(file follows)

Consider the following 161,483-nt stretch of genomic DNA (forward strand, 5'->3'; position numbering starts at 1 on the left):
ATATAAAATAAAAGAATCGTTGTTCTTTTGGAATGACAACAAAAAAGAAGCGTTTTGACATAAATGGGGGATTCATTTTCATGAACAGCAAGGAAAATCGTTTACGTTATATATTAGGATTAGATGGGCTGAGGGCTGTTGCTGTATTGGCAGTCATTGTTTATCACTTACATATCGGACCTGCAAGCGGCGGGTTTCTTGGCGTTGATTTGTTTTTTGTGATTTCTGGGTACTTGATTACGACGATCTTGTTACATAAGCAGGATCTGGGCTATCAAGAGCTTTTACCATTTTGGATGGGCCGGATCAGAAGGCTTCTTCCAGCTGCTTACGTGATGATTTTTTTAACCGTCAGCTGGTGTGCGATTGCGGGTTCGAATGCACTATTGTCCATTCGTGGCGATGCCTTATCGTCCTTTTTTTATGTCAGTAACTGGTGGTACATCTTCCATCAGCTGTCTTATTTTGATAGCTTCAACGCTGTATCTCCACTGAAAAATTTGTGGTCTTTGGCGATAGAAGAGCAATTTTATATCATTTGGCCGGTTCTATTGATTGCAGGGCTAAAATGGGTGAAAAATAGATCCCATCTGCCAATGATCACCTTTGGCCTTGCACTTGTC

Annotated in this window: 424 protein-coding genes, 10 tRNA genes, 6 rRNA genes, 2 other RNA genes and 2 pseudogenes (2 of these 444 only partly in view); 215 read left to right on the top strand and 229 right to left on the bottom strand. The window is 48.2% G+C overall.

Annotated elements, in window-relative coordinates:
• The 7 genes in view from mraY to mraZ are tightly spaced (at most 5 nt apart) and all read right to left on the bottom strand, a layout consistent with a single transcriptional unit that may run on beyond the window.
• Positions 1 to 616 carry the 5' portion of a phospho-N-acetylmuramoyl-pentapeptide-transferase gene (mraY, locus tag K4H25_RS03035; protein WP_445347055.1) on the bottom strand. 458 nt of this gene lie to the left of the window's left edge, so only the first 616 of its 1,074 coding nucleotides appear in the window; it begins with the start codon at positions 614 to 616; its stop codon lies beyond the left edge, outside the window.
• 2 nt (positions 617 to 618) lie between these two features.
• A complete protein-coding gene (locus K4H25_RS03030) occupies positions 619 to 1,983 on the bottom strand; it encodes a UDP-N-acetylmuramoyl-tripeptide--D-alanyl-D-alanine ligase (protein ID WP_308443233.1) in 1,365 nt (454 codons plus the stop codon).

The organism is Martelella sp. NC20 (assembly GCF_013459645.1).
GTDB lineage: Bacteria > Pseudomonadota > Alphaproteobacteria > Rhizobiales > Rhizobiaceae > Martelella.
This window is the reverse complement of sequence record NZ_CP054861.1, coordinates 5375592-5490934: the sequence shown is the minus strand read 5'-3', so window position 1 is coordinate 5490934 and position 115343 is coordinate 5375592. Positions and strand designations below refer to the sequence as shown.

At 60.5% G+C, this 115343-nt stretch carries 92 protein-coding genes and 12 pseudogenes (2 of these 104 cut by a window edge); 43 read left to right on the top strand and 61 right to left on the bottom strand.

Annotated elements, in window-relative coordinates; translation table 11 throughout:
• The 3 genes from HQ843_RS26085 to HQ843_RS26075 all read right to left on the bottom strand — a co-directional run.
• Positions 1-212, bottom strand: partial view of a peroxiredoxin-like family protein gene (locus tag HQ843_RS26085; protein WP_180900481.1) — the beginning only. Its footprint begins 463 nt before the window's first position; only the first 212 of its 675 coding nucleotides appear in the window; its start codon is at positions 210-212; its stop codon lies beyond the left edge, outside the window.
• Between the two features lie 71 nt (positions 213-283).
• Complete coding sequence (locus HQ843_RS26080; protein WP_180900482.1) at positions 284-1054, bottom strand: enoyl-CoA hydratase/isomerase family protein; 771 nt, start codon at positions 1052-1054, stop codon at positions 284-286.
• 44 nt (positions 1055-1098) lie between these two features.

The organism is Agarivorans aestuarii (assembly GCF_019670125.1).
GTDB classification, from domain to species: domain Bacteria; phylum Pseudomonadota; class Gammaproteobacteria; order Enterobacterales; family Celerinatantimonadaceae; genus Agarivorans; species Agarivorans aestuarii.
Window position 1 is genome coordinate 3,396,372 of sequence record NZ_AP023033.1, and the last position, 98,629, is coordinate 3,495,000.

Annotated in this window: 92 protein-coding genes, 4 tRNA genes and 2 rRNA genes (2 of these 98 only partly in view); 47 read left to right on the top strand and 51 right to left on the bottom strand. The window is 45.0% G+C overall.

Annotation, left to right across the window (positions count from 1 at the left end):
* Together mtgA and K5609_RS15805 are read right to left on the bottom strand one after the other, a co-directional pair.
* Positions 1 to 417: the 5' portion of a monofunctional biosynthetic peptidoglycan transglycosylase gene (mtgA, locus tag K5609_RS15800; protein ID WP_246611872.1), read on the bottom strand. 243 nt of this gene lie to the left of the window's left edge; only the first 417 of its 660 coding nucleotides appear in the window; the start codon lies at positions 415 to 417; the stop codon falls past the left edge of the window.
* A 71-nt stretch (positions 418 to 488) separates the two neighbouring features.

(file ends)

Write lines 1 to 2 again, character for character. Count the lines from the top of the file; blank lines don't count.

Consider the following 161,483-nt stretch of genomic DNA (forward strand, 5'->3'; position numbering starts at 1 on the left):
ATATAAAATAAAAGAATCGTTGTTCTTTTGGAATGACAACAAAAAAGAAGCGTTTTGACATAAATGGGGGATTCATTTTCATGAACAGCAAGGAAAATCGTTTACGTTATATATTAGGATTAGATGGGCTGAGGGCTGTTGCTGTATTGGCAGTCATTGTTTATCACTTACATATCGGACCTGCAAGCGGCGGGTTTCTTGGCGTTGATTTGTTTTTTGTGATTTCTGGGTACTTGATTACGACGATCTTGTTACATAAGCAGGATCTGGGCTATCAAGAGCTTTTACCATTTTGGATGGGCCGGATCAGAAGGCTTCTTCCAGCTGCTTACGTGATGATTTTTTTAACCGTCAGCTGGTGTGCGATTGCGGGTTCGAATGCACTATTGTCCATTCGTGGCGATGCCTTATCGTCCTTTTTTTATGTCAGTAACTGGTGGTACATCTTCCATCAGCTGTCTTATTTTGATAGCTTCAACGCTGTATCTCCACTGAAAAATTTGTGGTCTTTGGCGATAGAAGAGCAATTTTATATCATTTGGCCGGTTCTATTGATTGCAGGGCTAAAATGGGTGAAAAATAGATCCCATCTGCCAATGATCACCTTTGGCCTTGCACTTGTC